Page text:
Thursday, January 4, 2007
7:00 PM - 9:00 PM
Mt. Lebanon High School South Gym
But the author of the list, in a court filing this month, said the list was meant to be humorous.
Now, band members from Mt. Lebanon High School, along with music students from Duquesne University, hope to help get the music flowing again in the land of Mardi Gras.
The Mt. Lebanon High School band is sponsoring a districtwide drive to collect used musical instruments and cash for the band at Eleanor McMain High School in New Orleans, one of only a handful of high schools that have reopened in the city.
"Meanwhile, as Rite Aid and Brooks-Eckerd smashed heads, Walgreens was pulling the old end-around, quietly opening its first store in the Pittsburgh suburb of Crafton, Pa., just before last Thanksgiving. It was one of the last of the major cities in the United States in which Walgreens had been absent. The plan is to ramp up quickly and develop critical mass in the market within a few years--the same way Walgreens enters every other market.
"If you look at the largest metropolitan areas of the country that we are currently not in, Pittsburgh would be near the top of the list," explained Walgreens spokesman Michael Polzin. "There is a lot of opportunity there and a lot of population to serve. And we think the sites are available for us to be successful."
In addition to Brooks-Eckerd and Rite Aid, Walgreens also has the likes of CVS, the No. 3 chain in the market in terms of share of pharmacy sales, a most formidable player to say the least. With 10 fewer stores operating in the area in 2004, CVS drove 15.5 percent of local pharmacy sales versus Rite Aid's 13.5 percent share. And while Pittsburgh may not always have been a major priority for CVS, that is starting to change, noted James Kelly, vice president of investments and retail at Grubb & Ellis, a major commercial real estate advisory firm.
Still, many believe that not only is there more than enough business to go around at present, there's more still on top of that. Pittsburgh is a growing market. "We are underretailed still, apparently to the tune of about 4 million square feet in this market," Kelly explained. "The retail dynamics are excellent right now."
Framing that opportunity, Kelly said is a large senior population and a mass influx of young professionals and new families--something the area hasn't seen in quite some time.
"We had a perception of young people at one point leaving [Pittsburgh]," Kelly said. "A lot of that had to do with [Pittsburgh's transformation] through an industrial ]economy] to a service economy."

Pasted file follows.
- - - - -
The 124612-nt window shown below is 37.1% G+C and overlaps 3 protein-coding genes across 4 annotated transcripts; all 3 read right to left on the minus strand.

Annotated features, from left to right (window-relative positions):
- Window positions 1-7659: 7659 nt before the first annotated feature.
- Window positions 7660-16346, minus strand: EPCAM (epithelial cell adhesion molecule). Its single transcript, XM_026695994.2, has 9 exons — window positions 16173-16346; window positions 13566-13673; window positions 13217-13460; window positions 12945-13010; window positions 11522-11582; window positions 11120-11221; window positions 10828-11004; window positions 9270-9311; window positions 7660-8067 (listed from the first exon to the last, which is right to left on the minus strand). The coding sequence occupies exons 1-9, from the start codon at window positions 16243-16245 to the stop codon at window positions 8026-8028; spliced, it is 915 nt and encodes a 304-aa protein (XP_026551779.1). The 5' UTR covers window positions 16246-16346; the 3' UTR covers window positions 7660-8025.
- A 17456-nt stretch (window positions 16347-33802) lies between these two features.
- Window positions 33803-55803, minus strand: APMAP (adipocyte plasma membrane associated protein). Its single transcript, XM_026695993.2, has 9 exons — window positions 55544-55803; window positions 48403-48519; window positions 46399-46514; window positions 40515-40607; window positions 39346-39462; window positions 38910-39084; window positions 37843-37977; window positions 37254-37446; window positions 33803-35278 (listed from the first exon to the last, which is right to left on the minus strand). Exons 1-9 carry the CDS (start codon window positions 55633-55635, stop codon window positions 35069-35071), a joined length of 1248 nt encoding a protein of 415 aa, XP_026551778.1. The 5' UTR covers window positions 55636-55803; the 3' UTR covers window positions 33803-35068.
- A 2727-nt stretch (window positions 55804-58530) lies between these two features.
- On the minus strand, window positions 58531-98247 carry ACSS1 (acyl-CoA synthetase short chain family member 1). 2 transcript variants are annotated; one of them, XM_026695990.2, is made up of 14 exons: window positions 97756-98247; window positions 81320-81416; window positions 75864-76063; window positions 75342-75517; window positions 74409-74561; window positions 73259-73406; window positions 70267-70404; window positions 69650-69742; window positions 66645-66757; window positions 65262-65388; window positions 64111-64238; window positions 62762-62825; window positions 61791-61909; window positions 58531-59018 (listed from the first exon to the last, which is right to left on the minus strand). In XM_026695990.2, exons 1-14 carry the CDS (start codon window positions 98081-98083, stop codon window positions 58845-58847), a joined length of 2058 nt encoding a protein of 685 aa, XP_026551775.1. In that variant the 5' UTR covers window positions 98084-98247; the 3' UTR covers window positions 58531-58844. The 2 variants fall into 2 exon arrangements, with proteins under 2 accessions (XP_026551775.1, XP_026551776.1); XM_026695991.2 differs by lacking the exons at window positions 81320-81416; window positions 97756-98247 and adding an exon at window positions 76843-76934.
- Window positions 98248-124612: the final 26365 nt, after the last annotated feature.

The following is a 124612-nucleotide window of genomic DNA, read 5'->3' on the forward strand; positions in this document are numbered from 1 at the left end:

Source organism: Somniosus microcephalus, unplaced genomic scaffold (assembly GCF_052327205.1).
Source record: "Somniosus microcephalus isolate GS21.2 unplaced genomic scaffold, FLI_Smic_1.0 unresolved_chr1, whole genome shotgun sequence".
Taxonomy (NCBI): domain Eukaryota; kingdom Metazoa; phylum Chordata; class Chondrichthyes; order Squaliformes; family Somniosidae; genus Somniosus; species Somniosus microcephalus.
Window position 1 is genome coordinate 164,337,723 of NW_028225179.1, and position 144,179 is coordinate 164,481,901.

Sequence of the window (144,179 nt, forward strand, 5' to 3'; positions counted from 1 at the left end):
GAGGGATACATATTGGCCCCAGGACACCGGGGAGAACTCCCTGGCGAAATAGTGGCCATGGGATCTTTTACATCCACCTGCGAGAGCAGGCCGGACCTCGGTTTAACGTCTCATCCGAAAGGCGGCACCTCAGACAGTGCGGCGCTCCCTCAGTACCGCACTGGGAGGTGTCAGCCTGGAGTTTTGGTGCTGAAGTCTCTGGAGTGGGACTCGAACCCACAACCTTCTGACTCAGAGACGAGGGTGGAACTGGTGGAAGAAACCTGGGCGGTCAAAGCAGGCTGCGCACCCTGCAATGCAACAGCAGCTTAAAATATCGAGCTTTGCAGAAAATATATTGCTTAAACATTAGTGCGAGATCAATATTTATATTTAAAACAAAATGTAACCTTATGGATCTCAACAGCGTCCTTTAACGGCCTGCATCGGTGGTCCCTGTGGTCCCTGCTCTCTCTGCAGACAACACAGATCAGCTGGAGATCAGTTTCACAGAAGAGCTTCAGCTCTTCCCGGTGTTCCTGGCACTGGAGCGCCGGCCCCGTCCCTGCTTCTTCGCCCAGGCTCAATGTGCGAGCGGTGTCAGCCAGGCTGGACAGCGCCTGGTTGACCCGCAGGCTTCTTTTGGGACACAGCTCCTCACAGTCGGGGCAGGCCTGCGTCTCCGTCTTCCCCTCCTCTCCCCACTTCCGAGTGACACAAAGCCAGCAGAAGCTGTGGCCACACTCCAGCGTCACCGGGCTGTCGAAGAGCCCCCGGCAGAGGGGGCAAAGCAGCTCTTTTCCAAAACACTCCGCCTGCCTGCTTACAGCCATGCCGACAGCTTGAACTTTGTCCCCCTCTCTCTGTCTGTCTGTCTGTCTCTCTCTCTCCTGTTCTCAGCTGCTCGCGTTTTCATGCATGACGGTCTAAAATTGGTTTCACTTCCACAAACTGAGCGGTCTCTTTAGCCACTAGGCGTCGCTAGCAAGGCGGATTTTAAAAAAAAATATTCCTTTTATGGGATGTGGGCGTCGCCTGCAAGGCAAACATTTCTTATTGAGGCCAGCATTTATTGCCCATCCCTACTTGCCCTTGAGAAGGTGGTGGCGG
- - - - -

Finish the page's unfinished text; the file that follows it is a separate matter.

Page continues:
But younger people are coming back into the area, he said, crediting the region's strong university system for attracting a more youthful vibe to the area.
And as interest in the market has grown, so, too, has the value of commercial real estate in Pittsburgh in the last few years. The city has attracted the interest of several real estate investment trusts, a trend that is expected to continue, according to Grubb & Ellis. "[Since] Walgreens came in, the prices [for retail real estate] have gone through the roof, and the competition for the best sites is wild," Kelly said.
The school board will vote Dec 18 on whether to notify Associate Superintendent Pamela Pulkowski that the board will open her contract when it expires in June.
The board tabled the motion last month after Dr. Pulkowski told members she had been harassed by others in the district in an effort to get her to quit her job and that she had far exceeded goals set for her position.
She told the board she had filed complaints with the Pennsylvania Human Relations Commission and the U.S. Equal Employment Opportunity Commission.
Also at last month's meeting, some community members asked the board to renew Dr. Pulkowski's contract.
Opening the position means that others can be considered for the job or that the board can eliminate the position, board President Joseph Rodella said during Monday's board discussion meeting.
Mr. Rodella said it was his opinion that it makes sense for the board to open the position to allow whoever is chosen as the next superintendent to structure his or her own administration.
If the board doesn't vote to notify Dr. Pulkowski that the contract will be opened, her contract is automatically renewed.
Stuart Chaban is a lifelong resident of Mt. Lebanon, and owns The Coffee Den in the Bower Hill Shops.
According to Chaban, many of the tenants are anxious for this project to go through so customers return to what has become a desolate shopping center.
"We want to get this done and over with as soon as possible. We have options once we get to that point. The more you prolong this, the less businesses you will have in that shopping center and the more abandoned it is going to look...It is not fair to the business owners," said Chaban.
Ten local artists show us their Holiday spirit. Opening reception December 16 from 6-9 pm.
With music by jazz guitarist Alex Kaufmann.
Show up for the reception in your "full" Santa suit and receive 10% off your purchase, plus the admiration of all.
All works on display through December 24.